Please excuse the plagiarism. I doubt The Bard knew much on the subject, even though the original Globe Theatre burned down in 1613. But since you’re reading this, you probably do. Or you want to know more.
If you manage a simple building, it’s likely your evacuation process is uncomplicated. The alarm sounds and people will reluctantly stop what they’re doing and shuffle along to the Assembly Point. A head count will take place, or you use the flexibility and speed of using a sweep process. However it’s managed it’s usually done with minimal fuss or disruption. You find out that Colin has burnt the toast again, and everybody in his department (it’s Marketing, of course) won’t let him forget it for an hour or so. Poor Colin, having again to suffer the slings and arrows of outrageous fortune. But he really should have learnt by now that burnt toast is bad for you. If it doesn’t get you on the day through fire, it’ll get you in the end through the big C.
But things aren’t always this clear cut. Other factors may impede what should be a simple process. So what could affect the way you evacuate your staff – if indeed that is what you should do?
We have a client that used the lessons learned during the ‘70s and ‘80s when the IRA disrupted London on a near daily basis. To avoid walking from a fire risk into a terrorist plot they used several non-conspicuous Assembly Points. The chosen Assembly Point changed weekly and was advised by internal memo. It made it difficult for anyone else to second guess the location. They continue to use this system today and it still works for them.
Your business may involve certain processes or people which restrict the way you are able to evacuate. At the very start of setting up any effective evacuation system, you need to ask and answer a lot of questions and consider multiple possibilities. Do you have to manage members of the public? Do you work with sensitive information that must stay secure in all situations? Do you have restricted areas which only allow permitted access? If so, how is this managed? What policies are in place for evacuating such areas, and for securing confidential information? Are your evacuation policies written depending on the threat, and are these communicated to the right people? How does your communication work? What failsafe mechanisms do you have in place and how are these tested?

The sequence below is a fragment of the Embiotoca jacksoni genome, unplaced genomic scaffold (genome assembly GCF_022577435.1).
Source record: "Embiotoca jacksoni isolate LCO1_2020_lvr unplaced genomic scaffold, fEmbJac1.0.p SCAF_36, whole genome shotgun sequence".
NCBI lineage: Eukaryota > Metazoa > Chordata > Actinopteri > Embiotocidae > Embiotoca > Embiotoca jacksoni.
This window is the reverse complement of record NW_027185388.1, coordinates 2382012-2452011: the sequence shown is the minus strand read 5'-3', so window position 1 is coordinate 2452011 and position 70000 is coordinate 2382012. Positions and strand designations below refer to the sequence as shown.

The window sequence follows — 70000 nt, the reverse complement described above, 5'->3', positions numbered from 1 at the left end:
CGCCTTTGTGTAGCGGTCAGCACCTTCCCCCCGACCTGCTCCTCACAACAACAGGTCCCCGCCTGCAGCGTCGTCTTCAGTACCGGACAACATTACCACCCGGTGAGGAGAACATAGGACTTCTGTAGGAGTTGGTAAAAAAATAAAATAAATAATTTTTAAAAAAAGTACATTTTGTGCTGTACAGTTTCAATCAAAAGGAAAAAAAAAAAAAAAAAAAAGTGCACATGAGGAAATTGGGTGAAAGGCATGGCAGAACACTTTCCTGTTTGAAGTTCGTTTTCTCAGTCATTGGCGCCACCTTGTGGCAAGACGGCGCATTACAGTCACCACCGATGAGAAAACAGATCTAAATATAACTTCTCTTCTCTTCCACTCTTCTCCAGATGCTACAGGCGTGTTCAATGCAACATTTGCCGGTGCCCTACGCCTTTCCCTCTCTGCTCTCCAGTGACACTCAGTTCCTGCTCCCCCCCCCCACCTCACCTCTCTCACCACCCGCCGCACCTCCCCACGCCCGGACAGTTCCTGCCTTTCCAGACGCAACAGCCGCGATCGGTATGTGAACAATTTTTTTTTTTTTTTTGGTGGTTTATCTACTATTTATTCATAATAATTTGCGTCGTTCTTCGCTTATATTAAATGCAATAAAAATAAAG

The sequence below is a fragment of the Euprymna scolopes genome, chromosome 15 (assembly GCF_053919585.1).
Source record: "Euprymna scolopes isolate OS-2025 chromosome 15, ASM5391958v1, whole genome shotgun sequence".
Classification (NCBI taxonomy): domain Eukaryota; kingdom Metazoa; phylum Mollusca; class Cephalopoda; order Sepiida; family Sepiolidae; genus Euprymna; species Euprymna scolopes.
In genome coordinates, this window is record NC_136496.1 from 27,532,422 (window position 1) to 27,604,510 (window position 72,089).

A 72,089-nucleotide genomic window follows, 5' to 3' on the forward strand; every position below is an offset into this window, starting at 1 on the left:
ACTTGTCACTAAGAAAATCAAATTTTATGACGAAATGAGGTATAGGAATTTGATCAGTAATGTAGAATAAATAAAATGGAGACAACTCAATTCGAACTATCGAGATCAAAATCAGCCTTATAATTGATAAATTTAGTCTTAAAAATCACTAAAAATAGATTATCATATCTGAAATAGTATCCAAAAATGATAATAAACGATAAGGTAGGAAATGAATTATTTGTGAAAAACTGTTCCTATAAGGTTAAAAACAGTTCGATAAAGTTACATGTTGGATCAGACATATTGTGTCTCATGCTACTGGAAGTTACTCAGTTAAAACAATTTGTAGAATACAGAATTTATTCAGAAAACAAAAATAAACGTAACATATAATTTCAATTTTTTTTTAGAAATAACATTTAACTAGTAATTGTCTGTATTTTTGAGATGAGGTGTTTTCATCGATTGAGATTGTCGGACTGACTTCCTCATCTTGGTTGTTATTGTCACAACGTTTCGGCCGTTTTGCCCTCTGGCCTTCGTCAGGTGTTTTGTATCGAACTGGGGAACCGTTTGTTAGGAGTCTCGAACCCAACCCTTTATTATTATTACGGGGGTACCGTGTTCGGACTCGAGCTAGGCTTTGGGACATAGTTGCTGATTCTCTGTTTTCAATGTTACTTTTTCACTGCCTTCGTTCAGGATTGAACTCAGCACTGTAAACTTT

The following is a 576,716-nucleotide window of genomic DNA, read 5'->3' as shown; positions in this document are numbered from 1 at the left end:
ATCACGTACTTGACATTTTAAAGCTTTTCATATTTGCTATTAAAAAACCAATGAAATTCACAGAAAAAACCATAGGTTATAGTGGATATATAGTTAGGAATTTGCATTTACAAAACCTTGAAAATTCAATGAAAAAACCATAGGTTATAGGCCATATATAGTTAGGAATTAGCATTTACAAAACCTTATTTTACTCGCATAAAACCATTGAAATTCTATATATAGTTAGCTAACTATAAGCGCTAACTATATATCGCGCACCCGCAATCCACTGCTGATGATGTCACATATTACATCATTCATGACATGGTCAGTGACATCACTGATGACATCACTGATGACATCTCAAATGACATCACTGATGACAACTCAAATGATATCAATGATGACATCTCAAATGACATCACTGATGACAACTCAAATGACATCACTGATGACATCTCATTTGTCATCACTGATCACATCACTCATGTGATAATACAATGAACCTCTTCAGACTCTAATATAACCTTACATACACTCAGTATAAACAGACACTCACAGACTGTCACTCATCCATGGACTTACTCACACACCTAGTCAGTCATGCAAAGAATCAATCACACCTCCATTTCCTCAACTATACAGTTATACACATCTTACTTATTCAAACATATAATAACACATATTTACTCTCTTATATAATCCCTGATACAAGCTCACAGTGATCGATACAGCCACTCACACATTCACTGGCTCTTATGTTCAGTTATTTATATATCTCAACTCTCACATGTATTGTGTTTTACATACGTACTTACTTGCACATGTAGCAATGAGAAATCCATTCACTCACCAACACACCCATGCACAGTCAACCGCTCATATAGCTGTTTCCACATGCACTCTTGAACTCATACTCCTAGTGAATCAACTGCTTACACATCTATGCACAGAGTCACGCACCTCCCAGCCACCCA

In the close confines of buildings in built-up areas, the ability to evacuate to a safe dedicated space is difficult. If you have to use a dispersal method or your Assembly Point is several streets away how do you stay in touch with your people? Do you have alternative methods of communication if your radio network fails?
The system you adopt may need versatility. Are you exposed to the threat of fire or is there a real and prevalent threat of terrorism? If so, what system do you have in place for carrying out and reporting a bomb search? If you have a stay-put policy how is this managed? Critically, how is this information brought to one place so it is quick and easy to read, assess and respond to?
Do you have a stay put policy or use the option for Invacuation? If so are these zones defined in the building and easy to reach? An Invacuation drill may take a short while but the real thing may last for many hours. It means your team can’t do what they would normally. How do you provide for welfare during extended periods and can you do this from each of your Invacuation areas? Good communication will be key. If you’ve been in a queue somewhere with little or no announcements, you’ll know how quickly a sense of mild inconvenience can develop into frustration, anger, and in some circumstances, outright panic.
Your people will need to know what’s going on, what is expected of them, and who’s in charge. Drills should stress test your systems; simple solutions that are easy to understand will help keep your people aware and informed too.
Hamlet was plagued by indecision because in a chaotic world he reduced his choices to black and white. Be. Don’t be. Act. Don’t Act. But life is rarely like that.
Can you answer the questions in between? Have you even asked them yet?
Martin Reed is Director at TagEvac Ltd. Emergency Evacuation – made simple.